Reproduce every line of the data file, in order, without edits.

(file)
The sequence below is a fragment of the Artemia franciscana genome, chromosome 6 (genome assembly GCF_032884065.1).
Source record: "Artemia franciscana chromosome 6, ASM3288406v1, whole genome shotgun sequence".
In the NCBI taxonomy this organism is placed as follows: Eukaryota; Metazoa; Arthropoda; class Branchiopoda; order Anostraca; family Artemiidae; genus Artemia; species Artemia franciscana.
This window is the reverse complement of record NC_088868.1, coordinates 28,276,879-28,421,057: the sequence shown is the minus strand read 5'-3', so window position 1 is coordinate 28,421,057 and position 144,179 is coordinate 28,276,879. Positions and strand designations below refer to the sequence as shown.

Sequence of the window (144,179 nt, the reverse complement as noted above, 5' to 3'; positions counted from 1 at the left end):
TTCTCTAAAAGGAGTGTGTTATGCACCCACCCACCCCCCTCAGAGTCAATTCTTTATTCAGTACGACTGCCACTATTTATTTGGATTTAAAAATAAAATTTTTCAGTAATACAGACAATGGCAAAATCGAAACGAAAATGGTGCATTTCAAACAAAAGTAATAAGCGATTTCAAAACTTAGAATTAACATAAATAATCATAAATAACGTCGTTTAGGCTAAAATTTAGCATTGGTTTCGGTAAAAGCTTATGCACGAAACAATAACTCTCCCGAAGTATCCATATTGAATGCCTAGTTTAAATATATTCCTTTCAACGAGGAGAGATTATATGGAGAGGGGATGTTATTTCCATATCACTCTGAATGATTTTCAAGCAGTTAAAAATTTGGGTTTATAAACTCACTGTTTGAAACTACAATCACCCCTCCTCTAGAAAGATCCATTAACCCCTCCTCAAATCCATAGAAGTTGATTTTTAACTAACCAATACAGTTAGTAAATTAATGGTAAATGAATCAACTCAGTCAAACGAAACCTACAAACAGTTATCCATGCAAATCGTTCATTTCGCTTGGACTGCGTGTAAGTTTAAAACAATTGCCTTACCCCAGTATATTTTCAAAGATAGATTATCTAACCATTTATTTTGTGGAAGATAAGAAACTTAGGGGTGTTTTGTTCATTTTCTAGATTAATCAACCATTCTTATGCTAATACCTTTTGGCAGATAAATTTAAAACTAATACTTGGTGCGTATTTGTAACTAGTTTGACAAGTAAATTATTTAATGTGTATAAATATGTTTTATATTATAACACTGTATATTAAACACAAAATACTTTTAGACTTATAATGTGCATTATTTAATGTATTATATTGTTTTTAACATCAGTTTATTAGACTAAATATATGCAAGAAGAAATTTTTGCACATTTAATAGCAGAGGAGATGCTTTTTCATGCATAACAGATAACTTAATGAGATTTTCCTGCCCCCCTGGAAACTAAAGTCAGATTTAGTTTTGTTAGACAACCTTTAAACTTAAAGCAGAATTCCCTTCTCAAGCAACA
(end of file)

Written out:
The sequence below is a fragment of the Artemia franciscana genome, chromosome 6 (genome assembly GCF_032884065.1).
Source record: "Artemia franciscana chromosome 6, ASM3288406v1, whole genome shotgun sequence".
In the NCBI taxonomy this organism is placed as follows: Eukaryota; Metazoa; Arthropoda; class Branchiopoda; order Anostraca; family Artemiidae; genus Artemia; species Artemia franciscana.
This window is the reverse complement of record NC_088868.1, coordinates 28,276,879-28,421,057: the sequence shown is the minus strand read 5'-3', so window position 1 is coordinate 28,421,057 and position 144,179 is coordinate 28,276,879. Positions and strand designations below refer to the sequence as shown.

Sequence of the window (144,179 nt, the reverse complement as noted above, 5' to 3'; positions counted from 1 at the left end):
TTCTCTAAAAGGAGTGTGTTATGCACCCACCCACCCCCCTCAGAGTCAATTCTTTATTCAGTACGACTGCCACTATTTATTTGGATTTAAAAATAAAATTTTTCAGTAATACAGACAATGGCAAAATCGAAACGAAAATGGTGCATTTCAAACAAAAGTAATAAGCGATTTCAAAACTTAGAATTAACATAAATAATCATAAATAACGTCGTTTAGGCTAAAATTTAGCATTGGTTTCGGTAAAAGCTTATGCACGAAACAATAACTCTCCCGAAGTATCCATATTGAATGCCTAGTTTAAATATATTCCTTTCAACGAGGAGAGATTATATGGAGAGGGGATGTTATTTCCATATCACTCTGAATGATTTTCAAGCAGTTAAAAATTTGGGTTTATAAACTCACTGTTTGAAACTACAATCACCCCTCCTCTAGAAAGATCCATTAACCCCTCCTCAAATCCATAGAAGTTGATTTTTAACTAACCAATACAGTTAGTAAATTAATGGTAAATGAATCAACTCAGTCAAACGAAACCTACAAACAGTTATCCATGCAAATCGTTCATTTCGCTTGGACTGCGTGTAAGTTTAAAACAATTGCCTTACCCCAGTATATTTTCAAAGATAGATTATCTAACCATTTATTTTGTGGAAGATAAGAAACTTAGGGGTGTTTTGTTCATTTTCTAGATTAATCAACCATTCTTATGCTAATACCTTTTGGCAGATAAATTTAAAACTAATACTTGGTGCGTATTTGTAACTAGTTTGACAAGTAAATTATTTAATGTGTATAAATATGTTTTATATTATAACACTGTATATTAAACACAAAATACTTTTAGACTTATAATGTGCATTATTTAATGTATTATATTGTTTTTAACATCAGTTTATTAGACTAAATATATGCAAGAAGAAATTTTTGCACATTTAATAGCAGAGGAGATGCTTTTTCATGCATAACAGATAACTTAATGAGATTTTCCTGCCCCCCTGGAAACTAAAGTCAGATTTAGTTTTGTTAGACAACCTTTAAACTTAAAGCAGAATTCCCTTCTCAAGCAACA